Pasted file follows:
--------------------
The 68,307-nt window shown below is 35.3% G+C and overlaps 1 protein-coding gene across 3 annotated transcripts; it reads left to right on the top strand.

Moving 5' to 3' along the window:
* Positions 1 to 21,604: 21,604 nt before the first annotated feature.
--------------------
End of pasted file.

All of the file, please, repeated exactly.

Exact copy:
The 68,307-nt window shown below is 35.3% G+C and overlaps 1 protein-coding gene across 3 annotated transcripts; it reads left to right on the top strand.

Moving 5' to 3' along the window:
* Positions 1 to 21,604: 21,604 nt before the first annotated feature.